Brooklyn has ascended to spring, and one local painter in particular is stopping to smell—and paint—the flowers.
Bed-Stuy's Laura Garcia Serventi is known for painting the neighborhood's local horticultural scenes, like overflowing window boxes, community gardens, brownstone stoop planters and backyards. And, this spring, she's painting marijuana plants, too.
Before living in Brooklyn, her art was female figure-focused, but she began painting exclusively botanical artwork as she became more aware of how nature improves the health of people and "wild spaces are being reduced and threatened," she said.
"When I learned that certain plant species are in trouble, I felt that I needed to put nature in the first place instead of the human figure, and I just kind of switched the way I paint," Serventi said.
Serventi is a Buenos Aires-born Brooklynite who has been calling Bed-Stuy home since 2007.
"Suddenly I was painting only plants and landscapes as a way to preserve that world that I felt was disappearing."
Her artwork, which ranges from still-lifes to object studies, contains imagery of the natural world, so illustrative in its resemblance that looking at it evokes the same feeling as if noticing an unexpected bloom on a walk.
Many of her paintings are of potted plants or small backyard garden scenes, perhaps alluding to limitations of city life and the persistence of nature.
"We as humans enjoy nature—that's inherent in everybody," Serventi said.
"You can pursue it or not but there's something about our roots that connects us with nature. Besides being beautiful and healthy, experiencing nature also changes the mood. It makes people feel good."
Serventi draws her inspiration from the many community gardens of Brooklyn, as well as verdant spaces like Prospect Park, Fort Greene Park and the Brooklyn Botanic Garden, where she can often be seen sketching.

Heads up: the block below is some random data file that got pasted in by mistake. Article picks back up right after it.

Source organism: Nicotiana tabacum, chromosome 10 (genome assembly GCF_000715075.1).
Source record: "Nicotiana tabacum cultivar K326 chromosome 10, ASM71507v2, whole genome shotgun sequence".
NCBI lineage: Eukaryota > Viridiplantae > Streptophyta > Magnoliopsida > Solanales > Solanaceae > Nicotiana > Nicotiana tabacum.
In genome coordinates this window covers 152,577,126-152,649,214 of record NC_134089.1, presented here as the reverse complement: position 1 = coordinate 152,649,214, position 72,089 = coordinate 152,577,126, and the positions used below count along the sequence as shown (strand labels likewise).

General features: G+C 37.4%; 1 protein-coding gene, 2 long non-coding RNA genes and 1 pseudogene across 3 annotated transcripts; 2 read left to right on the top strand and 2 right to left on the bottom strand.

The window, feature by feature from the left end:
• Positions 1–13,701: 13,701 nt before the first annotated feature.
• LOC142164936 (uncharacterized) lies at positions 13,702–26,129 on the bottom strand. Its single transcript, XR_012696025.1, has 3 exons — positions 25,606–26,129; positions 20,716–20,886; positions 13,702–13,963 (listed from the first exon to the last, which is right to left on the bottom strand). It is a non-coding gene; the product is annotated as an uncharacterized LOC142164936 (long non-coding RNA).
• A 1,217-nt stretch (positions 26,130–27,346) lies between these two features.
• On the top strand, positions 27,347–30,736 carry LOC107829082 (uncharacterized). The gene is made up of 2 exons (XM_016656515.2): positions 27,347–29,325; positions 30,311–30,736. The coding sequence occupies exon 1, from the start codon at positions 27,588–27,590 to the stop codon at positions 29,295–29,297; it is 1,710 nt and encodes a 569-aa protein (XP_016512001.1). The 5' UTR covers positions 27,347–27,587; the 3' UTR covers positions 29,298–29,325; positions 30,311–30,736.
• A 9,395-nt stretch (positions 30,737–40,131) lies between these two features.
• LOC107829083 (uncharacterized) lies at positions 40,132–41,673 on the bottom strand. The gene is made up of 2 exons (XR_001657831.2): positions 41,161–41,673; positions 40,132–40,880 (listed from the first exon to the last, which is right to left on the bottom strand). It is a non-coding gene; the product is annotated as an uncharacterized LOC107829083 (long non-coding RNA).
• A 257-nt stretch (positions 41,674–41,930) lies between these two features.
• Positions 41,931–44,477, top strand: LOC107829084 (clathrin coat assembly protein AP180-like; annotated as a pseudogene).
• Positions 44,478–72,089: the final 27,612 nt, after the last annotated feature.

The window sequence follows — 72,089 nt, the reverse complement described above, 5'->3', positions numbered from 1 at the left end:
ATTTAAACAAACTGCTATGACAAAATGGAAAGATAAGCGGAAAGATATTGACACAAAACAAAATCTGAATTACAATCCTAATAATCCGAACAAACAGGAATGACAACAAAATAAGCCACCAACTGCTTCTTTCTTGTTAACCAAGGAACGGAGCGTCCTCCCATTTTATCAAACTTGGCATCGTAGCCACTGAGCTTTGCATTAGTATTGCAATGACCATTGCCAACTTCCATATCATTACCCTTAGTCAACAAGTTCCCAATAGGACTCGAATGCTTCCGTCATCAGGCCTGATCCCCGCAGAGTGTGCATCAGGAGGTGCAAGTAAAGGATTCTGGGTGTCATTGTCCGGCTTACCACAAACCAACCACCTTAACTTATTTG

Part of what draws the artist to painting flora, she said, was that she is following in her grandfather's footsteps.
"Once he retired, he was painting every day. He was painting plants too, like me. I grew up watching him do that and really loved it," She said.
"Buenos Aires is still a city, so my connection with plants was really more through backyards rather than open wild spaces."
More recently, Serventi is painting plants that change the mood a little more directly.
As part of a collaboration with Pure Sunfarms, a Canadian cannabis farm, Serventi has made interpretive paintings representing each marijuana strain they carry, combining flavor and aroma notes with the unique history and physicality of the plant, as well as the type of feeling it produces when smoked.
"What I didn't know is that cannabis plants are so different—they have different strains and every plant is different in physicality and in what it provokes, like how it affects you," Serventi said.
As part of this partnership, she created an upcycled a vintage jean jacket with wearable artwork of a cannabis plant available for purchase, announced on April 20. Her wearable art was made using embroidery, screen printing, patch designs and painting and features a strain of marijuanna called Pennywise, which she interprets using a mix of mossy greens and pastel pinks.
What keeps her painting the botanical world, Serventi said, was two-fold.
"There is the beauty of the plants--their shapes, their colors, and what feeling they provoke in people," Serventi said.
"And also, showing nature makes people conscious of this world and how important it is to preserve it."